He didn’t even loot my squeegee.

Subsequent spawns happen in relatively quick succession. I am murdered by one of the roaming zombie NPCs, which I choose to throw myself at unarmed for the sheer novelty. Later we spend a lengthy period of time orienteering, attempting to direct each other to a large motel in a town called Woodhaven. The servers go and up and down. It’s raining. Then it’s foggy. Then it’s dusk.

On one server we’re treated to a bit of in-character player chatter: the local “sheriff” reporting a sighting of two bandits near the motel at Whitehaven. Surely not us, sir, we say. We are merely peaceful travellers in these parts. But someone pipes up, claiming that we shot them with an M4. Then another. And another. Pretty soon the entire server of players is swearing vengeance upon us for crimes we are sadly too ill-equipped to have committed. This emerging drama is cut short by a server collapse, but Craig does his best to whip up some conflict in the next game we join – publically staking our claim to the motel and challenging all comers to battle. No one turns up, though, and after an attempt to reach a hillside observatory is thwarted by the map’s impassable boundaries, we call it a night.

Yellow puffer jacket, Caterpillar boots… If Timberland starts selling open worlds with a quickly tedious sense of purposelessness… woah, deja vu!

Miscreated’s world seems smaller and denser than DayZ’s and its locations have more individual personality. But it comes at the cost of DayZ’s simulatory breadth. Whatever direction Miscreated takes this genre, it’s always going to be playing catch-up with the likes of Rust and DayZ itself, and at the current stage of development it’s hard to see why you’d play it in preference, especially when it costs £19. Some players, like the self-appointed Sheriff, are making their own fun in here, but it’s not obvious that the game is helping them with that in any particularly sophisticated way. It’s certainly one to watch, but right now the devs need to get on with making it before the game can be said to be miscreated or otherwise. For the time being, I’ll be keeping my trousers on.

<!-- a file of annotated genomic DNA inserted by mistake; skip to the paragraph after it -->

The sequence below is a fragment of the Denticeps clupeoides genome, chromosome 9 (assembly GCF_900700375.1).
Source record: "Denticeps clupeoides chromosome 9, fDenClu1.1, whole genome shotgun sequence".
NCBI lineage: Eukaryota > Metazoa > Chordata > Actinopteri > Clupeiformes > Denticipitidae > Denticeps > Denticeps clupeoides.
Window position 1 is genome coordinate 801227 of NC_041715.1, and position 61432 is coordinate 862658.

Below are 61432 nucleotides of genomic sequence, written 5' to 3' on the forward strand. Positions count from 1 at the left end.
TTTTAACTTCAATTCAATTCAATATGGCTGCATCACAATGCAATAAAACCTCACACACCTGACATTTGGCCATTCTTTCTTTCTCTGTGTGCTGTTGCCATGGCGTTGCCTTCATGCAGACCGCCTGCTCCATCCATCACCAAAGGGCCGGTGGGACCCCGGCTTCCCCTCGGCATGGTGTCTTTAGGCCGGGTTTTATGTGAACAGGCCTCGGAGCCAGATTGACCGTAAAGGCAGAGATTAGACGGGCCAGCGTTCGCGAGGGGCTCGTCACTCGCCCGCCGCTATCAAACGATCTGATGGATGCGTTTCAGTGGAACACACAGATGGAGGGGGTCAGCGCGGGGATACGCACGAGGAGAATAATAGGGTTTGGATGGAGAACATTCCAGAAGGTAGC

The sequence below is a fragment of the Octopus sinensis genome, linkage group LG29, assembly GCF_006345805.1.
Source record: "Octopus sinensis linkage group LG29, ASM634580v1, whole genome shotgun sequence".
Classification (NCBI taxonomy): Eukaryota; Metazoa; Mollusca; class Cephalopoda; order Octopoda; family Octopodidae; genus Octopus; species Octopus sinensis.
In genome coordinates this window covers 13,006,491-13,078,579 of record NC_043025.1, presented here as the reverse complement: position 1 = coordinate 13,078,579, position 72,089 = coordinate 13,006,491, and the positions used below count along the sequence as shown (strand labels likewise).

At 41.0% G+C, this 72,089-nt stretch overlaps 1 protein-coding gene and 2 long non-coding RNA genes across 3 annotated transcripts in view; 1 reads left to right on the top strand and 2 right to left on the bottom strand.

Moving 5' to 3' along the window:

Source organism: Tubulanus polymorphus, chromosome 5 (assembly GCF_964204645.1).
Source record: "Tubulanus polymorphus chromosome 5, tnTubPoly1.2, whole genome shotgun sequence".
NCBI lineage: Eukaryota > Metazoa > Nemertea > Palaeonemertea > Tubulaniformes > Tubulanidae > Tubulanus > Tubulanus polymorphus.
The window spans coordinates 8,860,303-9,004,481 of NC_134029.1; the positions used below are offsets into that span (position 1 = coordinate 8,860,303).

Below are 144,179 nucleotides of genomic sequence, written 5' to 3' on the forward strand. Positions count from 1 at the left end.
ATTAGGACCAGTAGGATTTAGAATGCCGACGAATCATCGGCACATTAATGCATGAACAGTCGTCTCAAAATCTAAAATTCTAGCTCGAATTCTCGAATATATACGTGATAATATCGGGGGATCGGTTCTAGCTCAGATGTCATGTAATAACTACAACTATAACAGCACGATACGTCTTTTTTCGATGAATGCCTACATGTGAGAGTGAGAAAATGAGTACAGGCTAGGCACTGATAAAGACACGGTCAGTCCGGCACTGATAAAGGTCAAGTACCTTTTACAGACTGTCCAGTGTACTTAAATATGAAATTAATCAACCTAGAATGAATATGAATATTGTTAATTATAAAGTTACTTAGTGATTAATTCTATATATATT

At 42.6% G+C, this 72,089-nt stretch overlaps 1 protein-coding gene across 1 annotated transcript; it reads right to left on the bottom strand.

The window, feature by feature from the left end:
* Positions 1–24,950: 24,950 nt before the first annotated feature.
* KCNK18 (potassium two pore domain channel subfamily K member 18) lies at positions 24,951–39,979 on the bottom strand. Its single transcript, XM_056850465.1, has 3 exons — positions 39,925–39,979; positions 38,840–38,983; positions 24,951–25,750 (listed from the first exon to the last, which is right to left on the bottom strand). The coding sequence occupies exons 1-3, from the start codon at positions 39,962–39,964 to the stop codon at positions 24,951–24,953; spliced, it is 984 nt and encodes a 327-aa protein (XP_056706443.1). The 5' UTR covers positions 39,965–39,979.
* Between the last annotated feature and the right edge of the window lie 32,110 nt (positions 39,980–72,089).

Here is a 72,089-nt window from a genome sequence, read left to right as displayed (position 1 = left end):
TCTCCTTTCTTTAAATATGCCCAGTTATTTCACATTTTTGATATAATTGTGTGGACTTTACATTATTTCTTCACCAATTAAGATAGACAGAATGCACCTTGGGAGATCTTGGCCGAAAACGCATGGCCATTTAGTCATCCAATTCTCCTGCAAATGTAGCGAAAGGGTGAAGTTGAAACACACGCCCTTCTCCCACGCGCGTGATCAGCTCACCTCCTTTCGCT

Miscreated costs £19 Steam, and I played version available on 13/11/2014.


  1. SMGreer says:

    At the risk of sounding pretentious let me just say I’m put off by this because it looks more “gamey”. Part of DayZ’s haunting allure is the simulation style of it. Cumbersome and clunky yet more immersive. The atmosphere is more tense and danger is always very real, always present.

    Miscreated may have its charms but it just looks more…bland? DayZ hardly has a striking art style but it’s photo-realistic looks lend the world an immersive quality that keeps me invested every time I return to it. Its effortlessly bleak and stark. This just looks more like a typical game, cheaper and more obvious.

    • Lobster9 says:

      I know what you mean. DayZ’s origin as a mod for a realistic military sim gives it the kind of every day detail that genre games usually ignore. It feels like something grim has happened on-top of a real world, rather than a Hollywood approximation of an apocalypse. There are huge swathes of land designed for having tank battles that will never appear in DayZ. When you see a hospital in DayZ, it isn’t just “The Hospital” area, it’s just one of many. It creates a kind of prolonged monotonous atmosphere that would require a lot of restraint to build from scratch for a zombie game.

      That said. I don’t know much about this game, and it might work okay in practice. As much as I love what DayZ did, it do often feel that no one has really cracked the formula yet.

    • brokeTM says:

      I never got that point, that a ‘clunky’ UI or control-scheme makes a game more immersive. That’s like saying having no thumbs makes many sports more cumbersome yet immersive.